It was true before. One would have to be blind not to see it, but who could deny today that the three great powers dominating the beginning of this century are the European Union, the United States and China?
It is they who dominate the news. The question is not what will become of Russia, Great Britain or even India, because whatever their importance and the scale of the problems they face, these countries are not decisive. No, the big question, the only big question, is whether or not Donald Trump risks plunging the American economy into a tailspin by trying to restart it too quickly; whether or not China can prevent the decline in its growth from being accompanied by socio-political unrest and whether or not the 27 Member States of the Union will be able to show enough solidarity on Thursday to deepen their unity rather than break it up.
It is on these three fronts, in these three leading powers of the world economy, that the speed of a rebound or the length of a depression, in other words international stability, war or peace, are at stake, because it is not to the concord of nations that social anxiety, misery and political resentment lead. The world is a triangle, but the issues are not the same in Beijing, Washington and Brussels.
With twenty-two million American jobs lost in less than a month for a working population of 165 million people, one can understand Donald Trump’s panic. There is nothing aberrant about his wanting to restart production as quickly as possible, but when it comes to fighting containment measures while hospitals are overwhelmed by a runaway increase in contamination, he proposes replacing cholera with the plague.
Unless we hope for the quick discovery of a cure or a sudden disappearance of this virus, barring a miracle, the American dream could turn into the same nightmare as in ’29, but the November presidential election offers the United States a political outlet capable of channelling its crisis.
This is of course not the case in China. The epidemic is under control there. The resumption of Chinese production is already underway but the world’s factory can no longer export as much as it did yesterday for the good reason that its customers’ import capacities have been lastingly reduced. For the first time since it embraced the shift to market economy, the world’s largest dictatorship is facing a decline in growth.
For the first time in some forty years, it will not be able to avoid rising unemployment, even though its stability is based on the historic compromise whereby the party’s political monopoly is maintained in exchange for a constantly rising standard of living. This compromise is more than threatened. If it were to be clearly broken, China could face a political shock at a time when it has no mediating forces to cushion it and when the authority and cohesion of this regime have already been undermined by the too long weeks of denial of the epidemic.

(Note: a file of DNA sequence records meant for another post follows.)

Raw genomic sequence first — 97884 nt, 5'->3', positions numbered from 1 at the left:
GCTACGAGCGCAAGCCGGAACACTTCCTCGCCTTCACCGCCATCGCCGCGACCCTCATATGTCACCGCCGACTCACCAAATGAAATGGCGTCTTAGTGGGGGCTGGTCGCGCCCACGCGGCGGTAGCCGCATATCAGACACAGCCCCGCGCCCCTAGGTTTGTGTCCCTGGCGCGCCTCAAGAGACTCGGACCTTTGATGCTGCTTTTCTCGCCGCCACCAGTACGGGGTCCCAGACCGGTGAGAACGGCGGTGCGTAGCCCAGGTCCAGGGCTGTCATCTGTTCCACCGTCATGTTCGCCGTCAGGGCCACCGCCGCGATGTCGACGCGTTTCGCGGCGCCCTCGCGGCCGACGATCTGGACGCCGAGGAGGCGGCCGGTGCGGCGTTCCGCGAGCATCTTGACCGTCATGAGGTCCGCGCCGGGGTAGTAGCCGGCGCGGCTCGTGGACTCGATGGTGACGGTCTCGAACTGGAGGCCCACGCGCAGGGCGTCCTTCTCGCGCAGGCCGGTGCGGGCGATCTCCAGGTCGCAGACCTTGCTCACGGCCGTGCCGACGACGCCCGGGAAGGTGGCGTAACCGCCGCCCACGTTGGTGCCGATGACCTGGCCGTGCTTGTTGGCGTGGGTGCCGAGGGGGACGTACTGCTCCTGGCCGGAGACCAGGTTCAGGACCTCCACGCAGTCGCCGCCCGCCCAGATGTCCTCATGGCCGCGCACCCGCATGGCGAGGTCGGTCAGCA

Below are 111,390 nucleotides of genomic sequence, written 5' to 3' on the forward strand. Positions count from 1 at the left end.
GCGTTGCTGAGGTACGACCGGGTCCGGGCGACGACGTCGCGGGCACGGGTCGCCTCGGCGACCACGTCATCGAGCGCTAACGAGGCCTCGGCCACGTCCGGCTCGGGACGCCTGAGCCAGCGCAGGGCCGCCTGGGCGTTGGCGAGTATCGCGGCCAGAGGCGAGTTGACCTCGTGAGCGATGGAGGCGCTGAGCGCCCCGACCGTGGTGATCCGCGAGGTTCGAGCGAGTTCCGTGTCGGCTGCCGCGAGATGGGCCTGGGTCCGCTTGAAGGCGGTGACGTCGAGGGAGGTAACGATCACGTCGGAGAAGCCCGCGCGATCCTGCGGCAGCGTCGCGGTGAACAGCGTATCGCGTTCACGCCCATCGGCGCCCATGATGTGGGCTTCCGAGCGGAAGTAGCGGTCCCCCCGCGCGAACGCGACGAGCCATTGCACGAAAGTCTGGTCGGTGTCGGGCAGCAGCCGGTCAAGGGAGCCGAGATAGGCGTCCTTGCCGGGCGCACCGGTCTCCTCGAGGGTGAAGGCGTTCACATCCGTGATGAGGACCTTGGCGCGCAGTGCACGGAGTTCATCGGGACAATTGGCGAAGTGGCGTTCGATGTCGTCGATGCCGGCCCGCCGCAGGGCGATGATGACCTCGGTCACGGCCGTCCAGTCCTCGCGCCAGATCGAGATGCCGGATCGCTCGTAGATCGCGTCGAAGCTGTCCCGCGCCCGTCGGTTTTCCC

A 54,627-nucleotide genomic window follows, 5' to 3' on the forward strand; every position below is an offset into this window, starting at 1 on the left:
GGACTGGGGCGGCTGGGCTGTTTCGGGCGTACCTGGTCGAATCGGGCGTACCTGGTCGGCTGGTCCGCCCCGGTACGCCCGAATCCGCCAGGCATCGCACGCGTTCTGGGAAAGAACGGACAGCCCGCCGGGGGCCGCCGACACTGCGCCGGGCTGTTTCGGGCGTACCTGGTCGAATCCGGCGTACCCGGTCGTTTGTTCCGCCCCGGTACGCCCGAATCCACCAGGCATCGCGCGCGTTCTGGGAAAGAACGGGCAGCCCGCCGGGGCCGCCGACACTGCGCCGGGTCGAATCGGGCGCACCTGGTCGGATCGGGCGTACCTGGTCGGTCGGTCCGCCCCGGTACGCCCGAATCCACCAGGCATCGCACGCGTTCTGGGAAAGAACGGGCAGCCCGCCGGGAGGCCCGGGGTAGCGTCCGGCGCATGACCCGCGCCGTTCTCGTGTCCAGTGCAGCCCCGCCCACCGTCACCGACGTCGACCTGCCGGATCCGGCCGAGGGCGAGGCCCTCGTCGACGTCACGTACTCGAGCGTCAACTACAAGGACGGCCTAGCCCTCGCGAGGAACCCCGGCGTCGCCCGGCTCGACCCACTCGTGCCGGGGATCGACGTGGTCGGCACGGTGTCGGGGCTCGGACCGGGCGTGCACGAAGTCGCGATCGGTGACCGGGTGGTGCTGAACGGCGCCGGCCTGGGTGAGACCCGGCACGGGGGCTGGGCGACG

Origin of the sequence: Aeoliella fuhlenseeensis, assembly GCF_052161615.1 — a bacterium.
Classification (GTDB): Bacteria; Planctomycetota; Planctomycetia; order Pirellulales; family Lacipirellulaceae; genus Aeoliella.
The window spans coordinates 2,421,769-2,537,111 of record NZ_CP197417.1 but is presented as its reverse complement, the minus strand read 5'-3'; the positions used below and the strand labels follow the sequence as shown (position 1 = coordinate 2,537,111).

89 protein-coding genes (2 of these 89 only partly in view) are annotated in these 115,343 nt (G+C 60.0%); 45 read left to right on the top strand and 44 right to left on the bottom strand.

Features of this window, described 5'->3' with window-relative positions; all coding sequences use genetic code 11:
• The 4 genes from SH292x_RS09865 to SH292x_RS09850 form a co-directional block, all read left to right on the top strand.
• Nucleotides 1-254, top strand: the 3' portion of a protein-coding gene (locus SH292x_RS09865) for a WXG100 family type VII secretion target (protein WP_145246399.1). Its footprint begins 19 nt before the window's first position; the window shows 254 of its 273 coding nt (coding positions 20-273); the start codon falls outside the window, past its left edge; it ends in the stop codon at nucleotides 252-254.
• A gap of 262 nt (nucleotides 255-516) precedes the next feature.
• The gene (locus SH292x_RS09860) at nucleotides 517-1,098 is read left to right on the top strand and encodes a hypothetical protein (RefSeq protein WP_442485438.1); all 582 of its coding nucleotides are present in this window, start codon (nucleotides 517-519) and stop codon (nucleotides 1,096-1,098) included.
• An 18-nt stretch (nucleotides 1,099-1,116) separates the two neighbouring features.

The United States is weakened. China is even more so, but, of the three great powers, only the European Union is now risking its existence. Widening since the introduction of the single currency, the gap between North and South has been brutally opened out widened by the epidemic. It has added to the political rift between the Hungarian and Polish regimes and the rest of the Member States. Italy, the most Europhile of European nations, has become overwhelmingly Eurosceptic or Europhobic. The Union has become disunited, and if the next meeting of the 27 Heads of State and Government, the European Council, were not to agree on the joint financing of a much-needed recovery plan for each of the 27 countries, there will scarcely be any way to avoid a gradual disintegration.
The single currency would be the first victim. Trade policy would soon follow, and the number of Member States would drop sharply before the common market collapsed in its turn. Each of the 27 would thus have to face international competition alone and, between fiscal and social dumping, the citizens of Europe would discover that their states alone would no longer be able to defend the European model of social protection, which was safeguarded by the weight of the Union.
At the same time, European states would soon rediscover backhanded alliances and seek support against each other in Moscow, Washington or Beijing. The Union would suffer the fate of the Federation of Yugoslavia – only worse – where nobody thought it possible, either, that history and its tragedies would return. Well-off or ill-off, crickets or ants, all Europeans would lose out and, in European disunity, the world would lose this bunker of democracy, of social protection and redistribution through taxation, which are nowhere as strong as in today’s Union, neither in China nor in the United States.
The danger and the stakes are such that the European Council on Thursday should give the green light to the collective guarantee of loans to finance joint investments in the industries of the future. It is not at all impossible that this crisis will lead to a deepening of the Union but, apart from the fact that it is not yet certain, the danger is that the 27 do too little too late and, as so often happens, will not be able to rise up to the challenge.